A Night at the Theatre

Foundation Centre student, Michael Neasham, reviews the recent trip by the FC staff and students to The Theatre Royal in Newcastle to watch a production of All’s Well That Ends Well, performed by the Royal Shakespeare Company. Here is what Michael had to say about it,

“As a mature student at Durham University, Queens’ Campus in Stockton, I have been out of education for a whopping 14 years! I am studying Primary Education with a Foundation Year and we were told that as part of our English course we would be able to go to The Theatre Royal, Newcastle to watch a production of All’s Well That Ends Well, performed by the Royal Shakespeare Company. This immediately got my attention, especially as the university were paying for the tickets!

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As I live in Durham and I’m married with two children, I made my own way to the theatre, but the other students from my course met up in Stockton for food before getting a coach, laid on by the university, up to Newcastle. There were a few spare tickets as well, so I was lucky enough to be able to take my wife.

Before coming to university I had only read a couple of Shakespeare’s works at school; A Midsummer Night’s Dream and Romeo and Juliet, and watched the Baz Luhrmann version of Romeo + Juliet. So, my knowledge of his work is considerably limited. Embracing this change in my life though, I was keen to take this opportunity for a bit of culture!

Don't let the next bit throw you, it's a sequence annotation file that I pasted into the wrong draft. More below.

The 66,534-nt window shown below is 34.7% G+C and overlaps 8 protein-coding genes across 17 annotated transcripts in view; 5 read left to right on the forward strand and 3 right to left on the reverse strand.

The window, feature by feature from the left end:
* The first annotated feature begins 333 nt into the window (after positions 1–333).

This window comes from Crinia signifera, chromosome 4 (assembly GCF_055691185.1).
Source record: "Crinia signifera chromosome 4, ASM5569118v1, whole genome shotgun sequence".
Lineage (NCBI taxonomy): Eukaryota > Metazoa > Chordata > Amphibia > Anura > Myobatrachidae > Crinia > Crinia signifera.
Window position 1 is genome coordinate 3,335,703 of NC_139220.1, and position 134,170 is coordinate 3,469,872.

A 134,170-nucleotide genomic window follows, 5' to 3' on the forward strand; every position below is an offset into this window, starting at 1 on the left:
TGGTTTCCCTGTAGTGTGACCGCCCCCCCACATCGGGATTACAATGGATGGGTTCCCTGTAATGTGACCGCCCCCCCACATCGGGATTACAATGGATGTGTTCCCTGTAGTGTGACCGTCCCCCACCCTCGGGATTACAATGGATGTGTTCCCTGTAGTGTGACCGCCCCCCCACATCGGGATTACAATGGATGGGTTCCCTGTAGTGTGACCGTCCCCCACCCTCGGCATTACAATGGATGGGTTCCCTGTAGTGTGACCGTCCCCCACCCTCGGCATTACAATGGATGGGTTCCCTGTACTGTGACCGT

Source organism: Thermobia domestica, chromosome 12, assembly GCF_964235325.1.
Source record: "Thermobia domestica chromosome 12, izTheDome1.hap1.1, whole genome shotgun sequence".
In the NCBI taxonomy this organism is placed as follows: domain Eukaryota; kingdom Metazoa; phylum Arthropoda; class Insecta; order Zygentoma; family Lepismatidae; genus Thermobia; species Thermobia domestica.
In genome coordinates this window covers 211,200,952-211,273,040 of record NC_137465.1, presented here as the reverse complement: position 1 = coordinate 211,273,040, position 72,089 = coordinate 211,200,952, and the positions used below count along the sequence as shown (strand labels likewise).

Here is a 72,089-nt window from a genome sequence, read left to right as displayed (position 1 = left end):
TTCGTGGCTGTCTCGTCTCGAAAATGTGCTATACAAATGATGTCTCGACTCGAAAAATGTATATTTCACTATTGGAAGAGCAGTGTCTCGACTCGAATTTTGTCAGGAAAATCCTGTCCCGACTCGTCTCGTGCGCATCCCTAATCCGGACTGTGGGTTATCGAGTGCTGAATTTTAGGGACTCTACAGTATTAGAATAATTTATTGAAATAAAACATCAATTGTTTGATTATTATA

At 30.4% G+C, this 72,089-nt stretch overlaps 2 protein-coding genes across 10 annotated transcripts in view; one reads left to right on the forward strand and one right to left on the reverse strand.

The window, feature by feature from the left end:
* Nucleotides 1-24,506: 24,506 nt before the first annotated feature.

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I met up with my fellow students and lecturers at a fascinating and interesting theatre in the centre of Newcastle and we were all excited for the performance. In all, the show was about three hours long and was performed brilliantly. It was not hard to follow and was actually very funny. This was reflected in the after show question and answer session that my wife and myself were lucky enough to stay on for. The producer and the director of the show explained that some of the cast would be getting refreshed and would come back onto the stage to answer audience questions. It was a little bit of a shock to see some of the cast and try to work out who was who, seeing them in their normal clothes. The actor playing the lead character, Bertram, said that he hoped he had portrayed the character as initially being immature and growing into the strong individual that was intended. He certainly did. The Q&A session was definitely well worth staying on for and as much as I enjoyed the show, this was the highlight of my evening as it showed the passion the actors had for their work which was reflected in their captivating performance.

On reflection, this was a brilliant opportunity to relax with my new friends and watch a performance by a world renowned company. I believe that the experience of the trip to the theatre will help when we study Shakespeare on the course in the future.”

Michael Neasham

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